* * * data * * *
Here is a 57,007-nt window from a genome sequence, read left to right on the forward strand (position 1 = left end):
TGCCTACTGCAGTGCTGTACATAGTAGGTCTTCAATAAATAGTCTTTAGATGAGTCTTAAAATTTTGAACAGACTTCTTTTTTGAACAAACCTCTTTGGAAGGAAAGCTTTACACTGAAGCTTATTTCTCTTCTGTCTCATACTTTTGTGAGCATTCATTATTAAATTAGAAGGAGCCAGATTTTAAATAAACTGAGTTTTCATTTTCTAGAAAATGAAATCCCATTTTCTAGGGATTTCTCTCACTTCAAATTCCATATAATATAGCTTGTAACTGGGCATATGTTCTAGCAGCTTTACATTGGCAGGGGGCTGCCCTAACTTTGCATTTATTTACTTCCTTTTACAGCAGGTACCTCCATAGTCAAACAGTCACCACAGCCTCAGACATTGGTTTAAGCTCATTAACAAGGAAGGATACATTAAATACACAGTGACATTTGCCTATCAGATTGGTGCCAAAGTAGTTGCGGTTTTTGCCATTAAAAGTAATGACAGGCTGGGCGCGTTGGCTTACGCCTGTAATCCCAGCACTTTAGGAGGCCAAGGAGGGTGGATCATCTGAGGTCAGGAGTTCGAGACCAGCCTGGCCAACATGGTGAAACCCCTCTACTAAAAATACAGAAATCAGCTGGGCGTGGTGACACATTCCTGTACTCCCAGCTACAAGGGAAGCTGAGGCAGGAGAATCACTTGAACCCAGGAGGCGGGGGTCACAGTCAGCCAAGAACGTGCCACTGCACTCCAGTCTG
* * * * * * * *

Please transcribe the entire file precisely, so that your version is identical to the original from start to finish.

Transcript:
Here is a 57,007-nt window from a genome sequence, read left to right on the forward strand (position 1 = left end):
TGCCTACTGCAGTGCTGTACATAGTAGGTCTTCAATAAATAGTCTTTAGATGAGTCTTAAAATTTTGAACAGACTTCTTTTTTGAACAAACCTCTTTGGAAGGAAAGCTTTACACTGAAGCTTATTTCTCTTCTGTCTCATACTTTTGTGAGCATTCATTATTAAATTAGAAGGAGCCAGATTTTAAATAAACTGAGTTTTCATTTTCTAGAAAATGAAATCCCATTTTCTAGGGATTTCTCTCACTTCAAATTCCATATAATATAGCTTGTAACTGGGCATATGTTCTAGCAGCTTTACATTGGCAGGGGGCTGCCCTAACTTTGCATTTATTTACTTCCTTTTACAGCAGGTACCTCCATAGTCAAACAGTCACCACAGCCTCAGACATTGGTTTAAGCTCATTAACAAGGAAGGATACATTAAATACACAGTGACATTTGCCTATCAGATTGGTGCCAAAGTAGTTGCGGTTTTTGCCATTAAAAGTAATGACAGGCTGGGCGCGTTGGCTTACGCCTGTAATCCCAGCACTTTAGGAGGCCAAGGAGGGTGGATCATCTGAGGTCAGGAGTTCGAGACCAGCCTGGCCAACATGGTGAAACCCCTCTACTAAAAATACAGAAATCAGCTGGGCGTGGTGACACATTCCTGTACTCCCAGCTACAAGGGAAGCTGAGGCAGGAGAATCACTTGAACCCAGGAGGCGGGGGTCACAGTCAGCCAAGAACGTGCCACTGCACTCCAGTCTG